Monday, May 28, 2012


On a scale of one – ten, rate your level of pain?”
“Fifteen,” she replied.
The nurse made a note on her clip board. “I’ll see what I can do.”
A young man clad in green scrubs entered as the nurse was leaving.
“I’m Trent McKay. I’ll be performing the surgery.”
“Nice to meet you,” Mary forced a weak smile in reply.
“Right now, I am planning to tack you on at the end of day, which should be around 9:00.” He paused, “It could be later. We’ve been running behind all day. Can you tell me how this happened?”
She gave him the short version; he didn’t need - nor she suspected - had the temperament for the long one.  “I fell off the bulkhead and landed on my hip.” As soon as she said it she regretted it as the look that passed over his face told her what he was thinking. Middle aged female, fragile bones, foolish for sure; maybe feeble minded!
“Do you think you had a stroke?” This came out as more of statement than a question.
“I am quite sure I didn’t!” she emphatically replied, fixing him with the look that had unnerved her high school students years ago.
Dr. McKay’s pager went off; he looked at it, waved and left. “We’ll talk about this some more - later.”
The nurse returned with the morphine and as it began to work its way through her system, Mary closed her eyes reflected on the events leading up to this moment.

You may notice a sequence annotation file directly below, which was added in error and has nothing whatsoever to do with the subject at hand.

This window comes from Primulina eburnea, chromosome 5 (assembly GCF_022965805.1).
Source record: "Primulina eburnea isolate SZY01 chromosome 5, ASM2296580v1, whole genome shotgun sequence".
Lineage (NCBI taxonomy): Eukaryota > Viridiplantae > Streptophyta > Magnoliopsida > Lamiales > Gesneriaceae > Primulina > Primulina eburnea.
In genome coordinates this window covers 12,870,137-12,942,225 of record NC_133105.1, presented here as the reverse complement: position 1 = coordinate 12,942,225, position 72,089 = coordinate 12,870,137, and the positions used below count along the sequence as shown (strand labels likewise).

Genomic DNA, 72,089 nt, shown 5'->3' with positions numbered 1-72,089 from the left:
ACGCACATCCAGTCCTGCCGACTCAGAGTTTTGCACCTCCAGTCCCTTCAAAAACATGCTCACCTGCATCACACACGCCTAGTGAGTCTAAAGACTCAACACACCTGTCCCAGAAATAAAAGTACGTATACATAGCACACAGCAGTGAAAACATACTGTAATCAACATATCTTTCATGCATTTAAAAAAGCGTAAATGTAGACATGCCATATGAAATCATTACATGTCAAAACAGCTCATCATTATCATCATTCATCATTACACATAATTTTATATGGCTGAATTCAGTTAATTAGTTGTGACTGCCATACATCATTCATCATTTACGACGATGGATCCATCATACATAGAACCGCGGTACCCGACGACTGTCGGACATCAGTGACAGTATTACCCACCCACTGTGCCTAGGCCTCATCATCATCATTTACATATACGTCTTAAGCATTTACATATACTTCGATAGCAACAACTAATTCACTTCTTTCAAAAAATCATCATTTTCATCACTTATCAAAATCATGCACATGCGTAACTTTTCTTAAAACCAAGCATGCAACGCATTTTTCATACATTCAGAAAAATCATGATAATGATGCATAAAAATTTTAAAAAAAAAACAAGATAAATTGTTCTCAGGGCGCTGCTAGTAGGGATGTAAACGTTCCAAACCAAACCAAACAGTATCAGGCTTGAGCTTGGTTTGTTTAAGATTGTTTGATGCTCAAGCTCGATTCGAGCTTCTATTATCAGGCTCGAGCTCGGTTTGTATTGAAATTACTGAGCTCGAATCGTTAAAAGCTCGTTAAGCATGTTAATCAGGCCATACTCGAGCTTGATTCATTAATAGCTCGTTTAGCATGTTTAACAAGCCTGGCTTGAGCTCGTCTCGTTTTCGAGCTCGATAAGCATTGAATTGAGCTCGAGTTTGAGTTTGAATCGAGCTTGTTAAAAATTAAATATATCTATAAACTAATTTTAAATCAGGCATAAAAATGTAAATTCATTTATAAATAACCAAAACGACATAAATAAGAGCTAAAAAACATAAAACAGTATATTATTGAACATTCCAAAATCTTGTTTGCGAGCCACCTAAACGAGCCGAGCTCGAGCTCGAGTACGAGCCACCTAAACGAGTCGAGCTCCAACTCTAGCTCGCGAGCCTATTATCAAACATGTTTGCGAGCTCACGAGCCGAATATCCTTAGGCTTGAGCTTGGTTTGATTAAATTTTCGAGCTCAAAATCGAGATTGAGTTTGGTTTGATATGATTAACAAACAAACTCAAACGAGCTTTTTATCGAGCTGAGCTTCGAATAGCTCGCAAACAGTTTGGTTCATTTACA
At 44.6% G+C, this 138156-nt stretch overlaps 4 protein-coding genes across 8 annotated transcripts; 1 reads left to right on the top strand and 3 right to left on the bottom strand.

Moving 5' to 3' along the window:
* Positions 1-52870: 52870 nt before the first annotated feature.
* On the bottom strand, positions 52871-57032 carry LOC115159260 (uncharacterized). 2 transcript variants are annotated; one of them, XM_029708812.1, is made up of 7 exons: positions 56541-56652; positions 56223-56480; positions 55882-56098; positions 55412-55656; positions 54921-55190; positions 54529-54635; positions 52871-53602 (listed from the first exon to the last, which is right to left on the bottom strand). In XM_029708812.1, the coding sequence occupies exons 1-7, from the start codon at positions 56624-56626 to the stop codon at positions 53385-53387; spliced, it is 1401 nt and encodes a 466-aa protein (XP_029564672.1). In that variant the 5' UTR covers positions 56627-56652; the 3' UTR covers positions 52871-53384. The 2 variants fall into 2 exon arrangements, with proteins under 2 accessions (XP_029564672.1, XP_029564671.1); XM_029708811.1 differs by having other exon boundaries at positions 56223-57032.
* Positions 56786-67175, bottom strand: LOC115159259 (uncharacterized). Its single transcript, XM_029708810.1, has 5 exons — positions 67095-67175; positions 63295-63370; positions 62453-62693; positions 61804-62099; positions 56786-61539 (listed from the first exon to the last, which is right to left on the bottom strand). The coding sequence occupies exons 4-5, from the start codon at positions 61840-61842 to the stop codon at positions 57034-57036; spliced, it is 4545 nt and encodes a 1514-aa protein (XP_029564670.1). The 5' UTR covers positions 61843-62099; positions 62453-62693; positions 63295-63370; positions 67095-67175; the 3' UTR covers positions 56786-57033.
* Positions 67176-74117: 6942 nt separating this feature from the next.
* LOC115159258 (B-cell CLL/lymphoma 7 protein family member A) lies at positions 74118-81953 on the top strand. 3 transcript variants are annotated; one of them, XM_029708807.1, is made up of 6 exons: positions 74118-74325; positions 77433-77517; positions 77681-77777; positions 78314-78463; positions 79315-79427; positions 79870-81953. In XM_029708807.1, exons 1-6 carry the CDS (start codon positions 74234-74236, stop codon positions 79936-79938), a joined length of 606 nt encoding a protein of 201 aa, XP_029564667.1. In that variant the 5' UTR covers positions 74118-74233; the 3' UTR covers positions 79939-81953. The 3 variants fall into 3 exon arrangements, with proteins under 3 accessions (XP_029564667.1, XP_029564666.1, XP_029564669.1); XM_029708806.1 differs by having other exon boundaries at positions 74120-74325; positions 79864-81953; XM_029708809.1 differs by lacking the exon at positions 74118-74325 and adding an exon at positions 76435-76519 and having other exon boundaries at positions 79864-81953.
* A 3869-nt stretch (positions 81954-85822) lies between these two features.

After weeks of unrelenting rain, January 13th had dawned dry and sunny.  To celebrate their good fortune, weather-wise, she and Barley, a notquitetwo–year-old golden retriever set off for the beach, he with an acid green canvas lunker in his mouth and Mary with a smile on hers. Heavy rains and high winds the winter before had taken out the last 35 feet of stairs which had been repaired and replaced with a series of new stairs and switchbacks. They paused when they reached the bulkhead and realized that the final four feet of stairs that would put them on the beach was missing.  Clearly, this was more of a problem for Mary than for Barley, who flew off the bulkhead, dropped the lunker, and then turned and looked at her expectantly – let’s get this show on the road! At one time Mary might well have followed suit but a torn anterior cruciate ligament and ragged meniscus that led to a total knee replacement a few months previously had made her more cautious. As a consequence, a more circumspect approach was called for. She knelt at the edge of the log bulkhead with her back to the water; intent on down climbing, she gingerly extended her left leg, seeking a foothold on the logs below. She shifted her weight over her left leg, but when the foothold failed her, she slipped backward, landing with all her weight on her left hip. The sand at the moment of contact felt more like cement than sugar. A flash of light behind her eyes accompanied by sharp pain and a momentary loss of consciousness suggested the possibility of a serious injury. Her first thought was a concussion but given the point of impact that seemed unlikely.